We’re supposed to start writing our essays for college applications, but I’m a little stuck. The issue is, I have an essay that I really like, that is probably the best thing I’ve ever written, but there’s a limit to how many words our essay is. The limit is 650 words. Want to guess how many my essay is? 1371 words. One thousand three hundred and seventy-one. That is over double the maximum amount of words allowed for an essay. This means I either have to start from scratch or somehow trim down the essay until it’s only 650 words, both of which would be very difficult. And of course, these essays are going to be really important to my applications because, for the UCs at least, colleges won’t look at my SAT score which was actually pretty good and which I will probably improve upon. They only look at GPA, extracurriculars, and essays, so my essays have to be good. Anyway wish me luck, I’m gonna need it.
We all know writer’s block. You want to type and create, but, no matter what you throw on to your page, it pretty much sucks.
Sometimes, you have an idea you want to write about. You keep trying and trying and typing and deleting and editing and, eventually, slamming your head on the keyboard. Sometimes, you don’t even have anything to write about and, honestly, that’s just a lost cause then.
I don’t think I’ve ever had as much writer’s block as this year. I have so much I need to write. Reading journals. Blog posts. Articles. 10 billion college essays. And, most of the time, I cry over my weirdly-constructed sentences that took me 5 hours to write.
So, what do I do? What I find to be surprisingly helpful is to write. Just write anything. Write about your day, about your favorite food, about anything you can possibly put into words. Scribble in your notebook, your journal; just write anything. At one point, the nonsense you are putting down on your page will turn into something somewhat comprehensible. Keep writing and, at one point, you will be back to where your true writing capability actually is.
Writer’s block is a curse, a spell put onto students to make them even more frustrated and mentally unstable than they already are. But, don’t worry, it’s only temporary!
I’m craving to write something, but I simply can’t. I’m sitting here with so many thoughts running through my mind, yet none of them can leave.
I sit here with my hands immobilized while trying to think of what key to touch next. I’m mindlessly staring at the glaring screen in front of me trying to think of something to write that’d make someone in this world proud of me, but I can’t. My mind is empty, and my heart is too drained to come up with any creative concoction of words to form some poem or sad element of my life to send chills down someone’s spine just reading it.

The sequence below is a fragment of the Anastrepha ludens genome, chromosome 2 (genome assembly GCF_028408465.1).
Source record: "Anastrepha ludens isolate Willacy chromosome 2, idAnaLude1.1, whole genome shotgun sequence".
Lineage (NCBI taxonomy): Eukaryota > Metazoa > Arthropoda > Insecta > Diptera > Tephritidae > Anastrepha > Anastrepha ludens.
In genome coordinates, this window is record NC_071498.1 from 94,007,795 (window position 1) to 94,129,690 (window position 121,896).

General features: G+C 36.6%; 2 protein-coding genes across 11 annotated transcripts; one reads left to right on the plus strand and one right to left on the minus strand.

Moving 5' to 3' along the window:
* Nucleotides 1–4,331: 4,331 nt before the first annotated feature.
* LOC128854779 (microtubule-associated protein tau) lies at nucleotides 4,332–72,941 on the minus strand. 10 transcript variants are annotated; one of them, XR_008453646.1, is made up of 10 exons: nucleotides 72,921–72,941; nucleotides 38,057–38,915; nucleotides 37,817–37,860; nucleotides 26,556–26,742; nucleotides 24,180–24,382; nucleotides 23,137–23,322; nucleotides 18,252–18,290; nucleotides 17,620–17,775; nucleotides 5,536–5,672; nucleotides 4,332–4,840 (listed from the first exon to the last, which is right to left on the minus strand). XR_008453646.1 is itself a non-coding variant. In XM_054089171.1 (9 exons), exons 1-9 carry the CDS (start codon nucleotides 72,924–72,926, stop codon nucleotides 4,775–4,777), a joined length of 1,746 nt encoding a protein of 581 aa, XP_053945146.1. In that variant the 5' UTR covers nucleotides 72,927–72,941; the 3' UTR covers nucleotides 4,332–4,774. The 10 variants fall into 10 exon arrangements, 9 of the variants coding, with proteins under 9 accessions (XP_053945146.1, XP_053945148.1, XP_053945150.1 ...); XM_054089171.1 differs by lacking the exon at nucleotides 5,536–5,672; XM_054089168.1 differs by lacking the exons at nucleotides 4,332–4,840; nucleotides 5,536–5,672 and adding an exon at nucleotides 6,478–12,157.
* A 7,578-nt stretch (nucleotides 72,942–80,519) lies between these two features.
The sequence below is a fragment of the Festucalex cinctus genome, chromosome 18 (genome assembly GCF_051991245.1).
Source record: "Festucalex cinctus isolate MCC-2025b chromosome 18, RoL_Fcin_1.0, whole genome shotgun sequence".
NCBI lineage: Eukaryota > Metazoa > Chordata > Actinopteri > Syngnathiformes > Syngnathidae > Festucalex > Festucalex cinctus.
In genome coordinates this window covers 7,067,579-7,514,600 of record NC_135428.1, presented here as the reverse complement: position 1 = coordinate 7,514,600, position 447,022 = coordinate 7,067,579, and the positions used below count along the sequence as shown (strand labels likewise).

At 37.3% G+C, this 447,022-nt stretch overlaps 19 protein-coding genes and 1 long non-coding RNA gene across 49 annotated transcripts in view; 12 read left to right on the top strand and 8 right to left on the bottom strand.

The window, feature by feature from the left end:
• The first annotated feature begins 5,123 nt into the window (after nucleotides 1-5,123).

My thoughts are begging to be expressed in writing, yet they’re trapped inside my mind, and I’m sitting here helplessly trying to figure out how to let them out.
It’s just not possible right now. I’m trying to write for me – or, maybe, for anyone – but every time I start a poem or a story, I exit the tab. And draft after draft later, I’m left with tens of unfinished passages into my thoughts, and now I’m just here writing out every insecurity I can think of about my writing.
But even then, these words don’t even share half of it. They don’t share half the conflicts I face when it comes to my writing. How I constantly think my writing won’t be beautiful enough, good enough. That it won’t be something extraordinary, just something plain and forgettable. I’m still battling myself, trying to figure out the right words that accurately express what I’m trying to portray about myself, yet right now it’s useless.
In this moment I have nothing to share. Sometimes, I have so much inspiration I’m writing one blog post after another, one story after another, and I’m sharing one dream after another, but right now… I’m empty.
Writers block is such an odd sensation. It’s like knowing what you want to write but you don’t know how to formulate it coherently.
It is literally an all-encompassing feeling of frustration and confusion.
The most frustrating part about writer’s block is that there is nothing that will make it go away except time and it can last for what feels like an eternity.
Writers block can strike at anytime, but it feels as if it is most common when there is a deadline that is fast approaching.
Breaking through the writers’ block and having the words just flow out is one of the most satisfying feelings.
It is like a dam that has been holding back a vast amount of water, and that dam finally breaking down and all the water pouring out. Once that dam has been broken down you feel almost unstoppable, like the water that just continues to flow.
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